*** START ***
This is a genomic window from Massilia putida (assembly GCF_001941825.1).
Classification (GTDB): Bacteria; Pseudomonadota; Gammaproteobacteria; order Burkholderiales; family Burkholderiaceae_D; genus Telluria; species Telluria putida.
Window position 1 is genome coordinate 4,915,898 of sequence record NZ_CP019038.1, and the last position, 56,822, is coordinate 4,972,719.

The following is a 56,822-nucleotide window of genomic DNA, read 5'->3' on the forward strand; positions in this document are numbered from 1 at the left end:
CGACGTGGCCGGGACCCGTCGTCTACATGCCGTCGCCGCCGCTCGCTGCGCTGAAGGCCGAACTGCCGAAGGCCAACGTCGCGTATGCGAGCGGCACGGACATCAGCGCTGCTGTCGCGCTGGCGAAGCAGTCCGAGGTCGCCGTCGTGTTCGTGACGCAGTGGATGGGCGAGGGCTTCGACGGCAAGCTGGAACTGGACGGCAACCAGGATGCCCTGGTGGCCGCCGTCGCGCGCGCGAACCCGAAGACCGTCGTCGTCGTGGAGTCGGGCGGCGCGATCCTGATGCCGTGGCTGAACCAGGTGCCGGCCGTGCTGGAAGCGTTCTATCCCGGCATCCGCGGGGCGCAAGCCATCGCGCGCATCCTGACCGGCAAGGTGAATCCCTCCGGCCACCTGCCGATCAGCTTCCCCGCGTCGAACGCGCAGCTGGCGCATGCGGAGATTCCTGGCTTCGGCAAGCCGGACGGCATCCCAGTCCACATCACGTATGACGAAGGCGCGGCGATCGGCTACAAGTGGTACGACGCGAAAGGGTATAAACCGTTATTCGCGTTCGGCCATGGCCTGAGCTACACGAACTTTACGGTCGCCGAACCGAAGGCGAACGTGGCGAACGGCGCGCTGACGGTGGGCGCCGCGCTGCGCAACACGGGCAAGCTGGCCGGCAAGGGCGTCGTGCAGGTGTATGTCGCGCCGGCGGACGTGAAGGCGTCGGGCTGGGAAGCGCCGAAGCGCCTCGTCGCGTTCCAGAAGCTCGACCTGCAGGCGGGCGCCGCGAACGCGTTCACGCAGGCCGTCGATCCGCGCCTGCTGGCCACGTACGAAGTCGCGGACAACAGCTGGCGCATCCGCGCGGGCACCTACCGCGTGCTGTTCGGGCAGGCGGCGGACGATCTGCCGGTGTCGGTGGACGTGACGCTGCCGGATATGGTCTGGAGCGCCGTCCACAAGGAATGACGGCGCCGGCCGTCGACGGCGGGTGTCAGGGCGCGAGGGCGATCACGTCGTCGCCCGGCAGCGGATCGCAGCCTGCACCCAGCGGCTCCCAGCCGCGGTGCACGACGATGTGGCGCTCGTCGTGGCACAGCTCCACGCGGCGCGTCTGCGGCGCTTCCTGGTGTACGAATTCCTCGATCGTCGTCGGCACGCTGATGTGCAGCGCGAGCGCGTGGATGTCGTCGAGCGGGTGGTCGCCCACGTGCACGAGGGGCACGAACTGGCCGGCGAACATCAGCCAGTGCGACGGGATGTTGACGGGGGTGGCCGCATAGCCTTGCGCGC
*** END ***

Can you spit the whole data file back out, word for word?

This is a genomic window from Massilia putida (assembly GCF_001941825.1).
Classification (GTDB): Bacteria; Pseudomonadota; Gammaproteobacteria; order Burkholderiales; family Burkholderiaceae_D; genus Telluria; species Telluria putida.
Window position 1 is genome coordinate 4,915,898 of sequence record NZ_CP019038.1, and the last position, 56,822, is coordinate 4,972,719.

The following is a 56,822-nucleotide window of genomic DNA, read 5'->3' on the forward strand; positions in this document are numbered from 1 at the left end:
CGACGTGGCCGGGACCCGTCGTCTACATGCCGTCGCCGCCGCTCGCTGCGCTGAAGGCCGAACTGCCGAAGGCCAACGTCGCGTATGCGAGCGGCACGGACATCAGCGCTGCTGTCGCGCTGGCGAAGCAGTCCGAGGTCGCCGTCGTGTTCGTGACGCAGTGGATGGGCGAGGGCTTCGACGGCAAGCTGGAACTGGACGGCAACCAGGATGCCCTGGTGGCCGCCGTCGCGCGCGCGAACCCGAAGACCGTCGTCGTCGTGGAGTCGGGCGGCGCGATCCTGATGCCGTGGCTGAACCAGGTGCCGGCCGTGCTGGAAGCGTTCTATCCCGGCATCCGCGGGGCGCAAGCCATCGCGCGCATCCTGACCGGCAAGGTGAATCCCTCCGGCCACCTGCCGATCAGCTTCCCCGCGTCGAACGCGCAGCTGGCGCATGCGGAGATTCCTGGCTTCGGCAAGCCGGACGGCATCCCAGTCCACATCACGTATGACGAAGGCGCGGCGATCGGCTACAAGTGGTACGACGCGAAAGGGTATAAACCGTTATTCGCGTTCGGCCATGGCCTGAGCTACACGAACTTTACGGTCGCCGAACCGAAGGCGAACGTGGCGAACGGCGCGCTGACGGTGGGCGCCGCGCTGCGCAACACGGGCAAGCTGGCCGGCAAGGGCGTCGTGCAGGTGTATGTCGCGCCGGCGGACGTGAAGGCGTCGGGCTGGGAAGCGCCGAAGCGCCTCGTCGCGTTCCAGAAGCTCGACCTGCAGGCGGGCGCCGCGAACGCGTTCACGCAGGCCGTCGATCCGCGCCTGCTGGCCACGTACGAAGTCGCGGACAACAGCTGGCGCATCCGCGCGGGCACCTACCGCGTGCTGTTCGGGCAGGCGGCGGACGATCTGCCGGTGTCGGTGGACGTGACGCTGCCGGATATGGTCTGGAGCGCCGTCCACAAGGAATGACGGCGCCGGCCGTCGACGGCGGGTGTCAGGGCGCGAGGGCGATCACGTCGTCGCCCGGCAGCGGATCGCAGCCTGCACCCAGCGGCTCCCAGCCGCGGTGCACGACGATGTGGCGCTCGTCGTGGCACAGCTCCACGCGGCGCGTCTGCGGCGCTTCCTGGTGTACGAATTCCTCGATCGTCGTCGGCACGCTGATGTGCAGCGCGAGCGCGTGGATGTCGTCGAGCGGGTGGTCGCCCACGTGCACGAGGGGCACGAACTGGCCGGCGAACATCAGCCAGTGCGACGGGATGTTGACGGGGGTGGCCGCATAGCCTTGCGCGC